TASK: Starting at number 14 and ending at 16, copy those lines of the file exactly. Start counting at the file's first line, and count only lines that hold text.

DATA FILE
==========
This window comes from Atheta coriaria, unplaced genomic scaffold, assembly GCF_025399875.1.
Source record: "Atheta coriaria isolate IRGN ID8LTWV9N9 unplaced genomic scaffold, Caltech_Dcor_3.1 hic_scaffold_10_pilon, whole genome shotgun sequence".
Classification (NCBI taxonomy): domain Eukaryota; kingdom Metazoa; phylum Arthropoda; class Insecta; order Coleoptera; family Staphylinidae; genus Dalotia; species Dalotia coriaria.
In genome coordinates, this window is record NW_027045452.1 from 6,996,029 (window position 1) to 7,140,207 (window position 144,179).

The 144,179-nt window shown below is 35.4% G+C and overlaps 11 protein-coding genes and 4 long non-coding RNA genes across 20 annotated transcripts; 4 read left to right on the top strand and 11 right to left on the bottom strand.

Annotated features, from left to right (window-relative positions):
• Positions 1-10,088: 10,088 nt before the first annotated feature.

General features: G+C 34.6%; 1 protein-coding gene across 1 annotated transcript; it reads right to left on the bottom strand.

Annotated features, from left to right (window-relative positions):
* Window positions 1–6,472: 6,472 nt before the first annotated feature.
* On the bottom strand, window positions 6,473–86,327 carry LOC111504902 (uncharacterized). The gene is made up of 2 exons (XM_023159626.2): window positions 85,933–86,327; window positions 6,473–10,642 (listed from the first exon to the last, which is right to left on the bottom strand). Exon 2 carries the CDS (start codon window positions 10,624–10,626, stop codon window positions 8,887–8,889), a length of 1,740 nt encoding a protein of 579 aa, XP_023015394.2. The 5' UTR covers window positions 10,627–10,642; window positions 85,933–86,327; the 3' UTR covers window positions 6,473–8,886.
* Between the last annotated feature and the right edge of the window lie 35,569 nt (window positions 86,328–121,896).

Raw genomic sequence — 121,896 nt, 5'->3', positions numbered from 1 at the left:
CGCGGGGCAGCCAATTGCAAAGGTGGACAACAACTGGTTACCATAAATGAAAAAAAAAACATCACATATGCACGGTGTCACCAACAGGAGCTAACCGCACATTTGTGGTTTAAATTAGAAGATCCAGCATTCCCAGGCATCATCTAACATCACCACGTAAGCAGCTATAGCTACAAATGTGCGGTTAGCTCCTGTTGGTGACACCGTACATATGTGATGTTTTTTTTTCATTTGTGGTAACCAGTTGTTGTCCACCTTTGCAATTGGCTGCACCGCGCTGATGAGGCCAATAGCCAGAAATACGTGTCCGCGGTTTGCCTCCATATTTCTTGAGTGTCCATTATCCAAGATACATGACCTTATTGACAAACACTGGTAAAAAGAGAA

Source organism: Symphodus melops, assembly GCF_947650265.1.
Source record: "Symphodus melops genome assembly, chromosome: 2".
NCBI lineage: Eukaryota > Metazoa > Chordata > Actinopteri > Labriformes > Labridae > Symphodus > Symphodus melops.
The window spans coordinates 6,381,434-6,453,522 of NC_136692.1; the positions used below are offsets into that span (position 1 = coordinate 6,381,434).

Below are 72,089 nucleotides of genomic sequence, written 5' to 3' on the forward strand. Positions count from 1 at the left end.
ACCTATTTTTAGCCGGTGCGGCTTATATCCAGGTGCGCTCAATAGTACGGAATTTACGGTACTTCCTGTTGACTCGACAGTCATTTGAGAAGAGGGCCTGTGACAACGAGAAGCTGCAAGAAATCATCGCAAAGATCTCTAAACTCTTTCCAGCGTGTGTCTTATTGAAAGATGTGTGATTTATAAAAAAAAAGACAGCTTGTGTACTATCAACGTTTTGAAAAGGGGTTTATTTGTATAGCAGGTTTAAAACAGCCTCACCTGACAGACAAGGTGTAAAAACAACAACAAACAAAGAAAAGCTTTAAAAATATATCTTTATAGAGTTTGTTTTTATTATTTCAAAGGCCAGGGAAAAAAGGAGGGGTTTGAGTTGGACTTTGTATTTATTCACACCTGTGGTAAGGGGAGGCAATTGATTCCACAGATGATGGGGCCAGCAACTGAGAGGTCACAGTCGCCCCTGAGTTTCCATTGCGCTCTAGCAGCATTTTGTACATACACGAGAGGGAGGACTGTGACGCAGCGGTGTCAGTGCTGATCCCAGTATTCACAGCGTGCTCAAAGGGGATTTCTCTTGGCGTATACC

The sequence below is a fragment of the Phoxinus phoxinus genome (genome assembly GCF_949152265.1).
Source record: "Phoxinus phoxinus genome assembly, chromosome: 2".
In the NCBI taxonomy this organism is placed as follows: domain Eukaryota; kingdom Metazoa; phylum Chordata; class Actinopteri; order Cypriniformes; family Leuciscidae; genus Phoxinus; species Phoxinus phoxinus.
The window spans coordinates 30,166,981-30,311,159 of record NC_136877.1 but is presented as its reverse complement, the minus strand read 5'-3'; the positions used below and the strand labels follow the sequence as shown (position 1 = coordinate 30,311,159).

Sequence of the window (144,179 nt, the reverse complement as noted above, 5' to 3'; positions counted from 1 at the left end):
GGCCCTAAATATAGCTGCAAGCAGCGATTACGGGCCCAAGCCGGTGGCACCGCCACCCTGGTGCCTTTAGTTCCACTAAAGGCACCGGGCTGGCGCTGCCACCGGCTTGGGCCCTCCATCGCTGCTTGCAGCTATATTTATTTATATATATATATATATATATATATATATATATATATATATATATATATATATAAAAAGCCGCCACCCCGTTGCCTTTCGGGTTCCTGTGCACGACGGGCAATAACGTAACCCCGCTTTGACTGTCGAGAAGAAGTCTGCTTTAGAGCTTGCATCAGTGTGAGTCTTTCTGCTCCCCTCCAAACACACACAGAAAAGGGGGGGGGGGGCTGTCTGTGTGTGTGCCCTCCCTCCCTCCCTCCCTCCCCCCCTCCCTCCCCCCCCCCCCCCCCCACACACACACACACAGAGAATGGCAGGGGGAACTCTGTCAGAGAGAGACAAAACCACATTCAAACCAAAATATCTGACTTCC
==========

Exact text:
CGCGGGGCAGCCAATTGCAAAGGTGGACAACAACTGGTTACCATAAATGAAAAAAAAAACATCACATATGCACGGTGTCACCAACAGGAGCTAACCGCACATTTGTGGTTTAAATTAGAAGATCCAGCATTCCCAGGCATCATCTAACATCACCACGTAAGCAGCTATAGCTACAAATGTGCGGTTAGCTCCTGTTGGTGACACCGTACATATGTGATGTTTTTTTTTCATTTGTGGTAACCAGTTGTTGTCCACCTTTGCAATTGGCTGCACCGCGCTGATGAGGCCAATAGCCAGAAATACGTGTCCGCGGTTTGCCTCCATATTTCTTGAGTGTCCATTATCCAAGATACATGACCTTATTGACAAACACTGGTAAAAAGAGAA

Source organism: Symphodus melops, assembly GCF_947650265.1.
Source record: "Symphodus melops genome assembly, chromosome: 2".